A special word to my fellow Asian STEM students: I know we are all different, but there is enough we have in common to bring us together, so I hope that my words as a Japanese American woman born of working-class immigrant parents have some resonance for you. We Asians are indeed represented in many fields of STEM, which may normalize our presence, but this does not mean we are seen or respected in these institutions. It can be difficult to even begin these conversations when we are still battling over the larger discourse of whether Asians qualify as “POC” (e.g., NSF does not recognize Asians as a minority group) or if it is even possible to be racist against Asians. This nonsense over semantics deflects from the fact that racism against Asians is deeply engrained in the Western world and academia. Concepts like the Model Minority Myth have been manipulated by both the political left and right to weaponize Asians against ourselves to silence us, as well as against other minority groups to divide us. Especially in the United States, there is a given narrative about race relations and Asians are often not in the picture. Korean American actor Daniel Dae Kim, in his 18 March 2021 testimony to US Congress, spoke of questioning why electoral poll results broken down by race rarely included us, only to receive the flat answer: “because Asian Americans are considered statistically insignificant.” The erasure of our Asian American communities has become egregiously obvious over 2020 and 2021, where the escalation of violent – and sometimes fatal – hate crimes against Asians were simply deemed unimportant, uncompelling, or too problematic to be reported in the mainstream media. It took the senseless deaths of six Asian women at the hands of a young white gunman to momentarily shift the national spotlight and, even then, this not being treated as an unequivocal act of racism. Given that Asians nationwide still struggle to be recognized as victims of hate, xenophobia, scapegoating, and crass stereotypes in the wake of such a violent tragedy, how can we talk about the problems Asians face in the relatively cossetted ivory tower of STEM?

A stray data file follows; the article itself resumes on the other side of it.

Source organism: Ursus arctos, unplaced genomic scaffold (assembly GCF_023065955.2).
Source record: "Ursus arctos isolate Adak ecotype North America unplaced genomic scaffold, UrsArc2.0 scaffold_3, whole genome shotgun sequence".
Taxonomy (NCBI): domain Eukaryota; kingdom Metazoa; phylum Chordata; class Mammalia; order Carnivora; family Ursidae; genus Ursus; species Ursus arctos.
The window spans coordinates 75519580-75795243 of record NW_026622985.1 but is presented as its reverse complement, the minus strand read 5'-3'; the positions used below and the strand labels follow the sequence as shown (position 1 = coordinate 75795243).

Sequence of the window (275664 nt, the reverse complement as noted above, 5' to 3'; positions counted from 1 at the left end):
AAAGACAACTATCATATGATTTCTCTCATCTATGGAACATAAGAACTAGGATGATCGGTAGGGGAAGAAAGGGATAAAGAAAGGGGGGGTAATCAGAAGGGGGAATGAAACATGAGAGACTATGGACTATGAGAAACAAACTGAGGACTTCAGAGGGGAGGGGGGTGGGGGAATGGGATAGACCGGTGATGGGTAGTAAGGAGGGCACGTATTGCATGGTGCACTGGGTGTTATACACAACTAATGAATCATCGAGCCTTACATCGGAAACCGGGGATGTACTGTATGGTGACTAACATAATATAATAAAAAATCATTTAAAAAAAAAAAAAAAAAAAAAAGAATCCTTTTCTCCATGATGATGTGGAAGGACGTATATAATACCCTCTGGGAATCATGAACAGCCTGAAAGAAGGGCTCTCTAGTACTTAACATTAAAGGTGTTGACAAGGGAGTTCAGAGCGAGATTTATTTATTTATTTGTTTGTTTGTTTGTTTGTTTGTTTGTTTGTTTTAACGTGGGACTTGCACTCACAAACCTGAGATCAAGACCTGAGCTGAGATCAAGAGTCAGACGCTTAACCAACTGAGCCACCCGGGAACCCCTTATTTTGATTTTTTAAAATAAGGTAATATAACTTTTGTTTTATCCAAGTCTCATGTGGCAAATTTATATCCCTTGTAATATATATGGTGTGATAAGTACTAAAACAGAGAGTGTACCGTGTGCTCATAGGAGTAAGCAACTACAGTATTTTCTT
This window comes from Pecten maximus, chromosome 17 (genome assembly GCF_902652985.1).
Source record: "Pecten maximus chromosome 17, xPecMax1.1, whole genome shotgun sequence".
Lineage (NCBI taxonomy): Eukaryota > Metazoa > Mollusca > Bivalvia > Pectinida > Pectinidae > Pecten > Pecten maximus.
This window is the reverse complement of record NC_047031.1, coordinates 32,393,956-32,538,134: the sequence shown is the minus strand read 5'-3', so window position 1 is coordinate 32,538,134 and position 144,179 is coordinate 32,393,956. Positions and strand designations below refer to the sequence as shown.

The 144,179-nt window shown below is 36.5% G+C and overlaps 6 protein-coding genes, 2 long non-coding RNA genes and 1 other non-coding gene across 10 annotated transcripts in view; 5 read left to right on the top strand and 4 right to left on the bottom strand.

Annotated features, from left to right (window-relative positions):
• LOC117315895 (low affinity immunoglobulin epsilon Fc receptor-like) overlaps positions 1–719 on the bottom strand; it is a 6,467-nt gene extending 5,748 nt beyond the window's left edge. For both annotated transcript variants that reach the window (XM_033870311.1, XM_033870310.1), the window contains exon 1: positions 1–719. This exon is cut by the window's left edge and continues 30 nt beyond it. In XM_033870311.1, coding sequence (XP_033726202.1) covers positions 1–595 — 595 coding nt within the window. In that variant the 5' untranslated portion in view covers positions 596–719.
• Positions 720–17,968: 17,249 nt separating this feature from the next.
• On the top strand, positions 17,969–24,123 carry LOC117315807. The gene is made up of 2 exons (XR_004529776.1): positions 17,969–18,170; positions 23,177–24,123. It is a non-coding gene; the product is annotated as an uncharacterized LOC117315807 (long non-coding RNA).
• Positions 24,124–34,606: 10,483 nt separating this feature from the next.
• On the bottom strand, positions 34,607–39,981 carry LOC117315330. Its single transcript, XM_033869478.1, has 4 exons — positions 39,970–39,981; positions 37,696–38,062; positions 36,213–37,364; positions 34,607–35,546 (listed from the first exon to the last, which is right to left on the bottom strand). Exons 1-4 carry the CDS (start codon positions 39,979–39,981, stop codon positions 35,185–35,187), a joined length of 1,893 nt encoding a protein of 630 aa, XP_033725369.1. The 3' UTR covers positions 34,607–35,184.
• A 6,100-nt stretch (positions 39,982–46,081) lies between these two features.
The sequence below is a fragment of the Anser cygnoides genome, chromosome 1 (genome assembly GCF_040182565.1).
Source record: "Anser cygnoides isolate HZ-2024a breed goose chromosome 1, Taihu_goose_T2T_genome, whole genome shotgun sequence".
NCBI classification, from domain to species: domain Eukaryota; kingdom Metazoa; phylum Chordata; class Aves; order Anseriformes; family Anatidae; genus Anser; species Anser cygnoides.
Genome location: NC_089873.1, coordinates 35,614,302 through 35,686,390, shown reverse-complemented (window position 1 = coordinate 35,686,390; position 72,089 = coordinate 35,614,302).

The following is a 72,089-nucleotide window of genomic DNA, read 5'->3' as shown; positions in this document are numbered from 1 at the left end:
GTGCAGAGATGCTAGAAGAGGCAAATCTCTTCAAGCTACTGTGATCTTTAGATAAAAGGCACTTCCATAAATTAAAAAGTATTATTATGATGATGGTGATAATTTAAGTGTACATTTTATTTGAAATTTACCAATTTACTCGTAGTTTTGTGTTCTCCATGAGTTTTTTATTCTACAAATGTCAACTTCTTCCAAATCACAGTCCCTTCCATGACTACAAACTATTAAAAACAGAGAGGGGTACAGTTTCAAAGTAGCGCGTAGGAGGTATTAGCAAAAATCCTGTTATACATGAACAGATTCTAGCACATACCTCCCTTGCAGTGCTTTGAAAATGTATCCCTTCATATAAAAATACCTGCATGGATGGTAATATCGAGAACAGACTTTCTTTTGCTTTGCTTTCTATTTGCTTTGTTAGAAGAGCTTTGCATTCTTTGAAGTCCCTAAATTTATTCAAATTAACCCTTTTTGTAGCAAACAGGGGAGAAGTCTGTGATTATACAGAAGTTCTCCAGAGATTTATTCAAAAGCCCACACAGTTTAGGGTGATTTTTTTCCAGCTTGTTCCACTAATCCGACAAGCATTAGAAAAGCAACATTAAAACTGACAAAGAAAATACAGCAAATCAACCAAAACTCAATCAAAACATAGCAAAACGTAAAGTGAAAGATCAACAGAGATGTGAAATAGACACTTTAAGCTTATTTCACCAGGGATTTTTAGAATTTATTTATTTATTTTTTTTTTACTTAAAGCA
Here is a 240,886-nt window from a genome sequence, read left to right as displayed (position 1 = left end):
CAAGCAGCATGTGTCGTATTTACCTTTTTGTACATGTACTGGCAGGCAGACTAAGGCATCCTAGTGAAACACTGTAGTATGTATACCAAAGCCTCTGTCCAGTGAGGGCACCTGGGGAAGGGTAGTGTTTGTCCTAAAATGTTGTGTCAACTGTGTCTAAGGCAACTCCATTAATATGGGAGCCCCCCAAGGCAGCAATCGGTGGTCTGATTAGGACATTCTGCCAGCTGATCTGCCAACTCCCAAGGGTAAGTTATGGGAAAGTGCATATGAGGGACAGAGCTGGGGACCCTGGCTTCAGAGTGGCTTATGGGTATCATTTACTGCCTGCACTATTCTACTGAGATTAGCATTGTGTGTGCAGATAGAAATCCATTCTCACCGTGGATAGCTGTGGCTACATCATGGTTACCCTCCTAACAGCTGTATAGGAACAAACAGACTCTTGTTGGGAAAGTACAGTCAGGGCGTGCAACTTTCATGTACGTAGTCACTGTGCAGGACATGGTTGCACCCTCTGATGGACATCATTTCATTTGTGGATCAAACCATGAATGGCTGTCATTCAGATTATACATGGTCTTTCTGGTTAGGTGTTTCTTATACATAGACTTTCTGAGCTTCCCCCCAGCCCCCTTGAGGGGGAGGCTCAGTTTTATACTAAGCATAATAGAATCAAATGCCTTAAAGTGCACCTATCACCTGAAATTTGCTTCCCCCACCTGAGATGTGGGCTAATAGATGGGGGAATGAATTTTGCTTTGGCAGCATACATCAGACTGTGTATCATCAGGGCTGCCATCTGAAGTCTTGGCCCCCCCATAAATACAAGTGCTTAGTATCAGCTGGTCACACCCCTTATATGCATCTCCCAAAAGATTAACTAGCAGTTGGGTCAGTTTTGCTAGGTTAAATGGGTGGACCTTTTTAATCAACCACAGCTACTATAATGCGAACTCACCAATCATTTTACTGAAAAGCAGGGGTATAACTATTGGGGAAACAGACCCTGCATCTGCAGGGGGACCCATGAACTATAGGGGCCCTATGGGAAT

My personal experiences with anti-Asian racism started extremely early and were very emotionally painful for a child, but, thankfully, I have never experienced real violence or aggression. . . yet. There is resignation to a certain amount of racial slurs and catcalling while walking the streets, but it was shocking to encounter blatantly offensive comments in the halls of prestigious academic institutions: open insults about Asian countries, being told I should be happy Asians are portrayed as being good at math, and barely concealed male glee at realized stereotypes of “tiny” and submissive Asian women. Most things are bit more subtle. Greater expectations to take on organizational tasks. Losing out on intellectual discourse for being too quiet and shy. The prospect of getting trotted out as token diversity for the optics. I have been in lab meetings where the PI pressed my Asian colleagues for the latest results and requested more assays within the week, making jokes about working the in lab 24/7. But the moment the conversation turned to casual topics of Western classical literature or opera, the PI physically aimed his body away from us and towards his fellow white men in the room. This presumptive exclusion from cultural life highlighted the PI’s expectation that his Asian lab members were there to produce results with automaton-like efficiency, with no worthy home lives or cultural refinements to enjoy. We are praised for our excellent work ethic and hired into STEM positions, but not always valued as human individuals.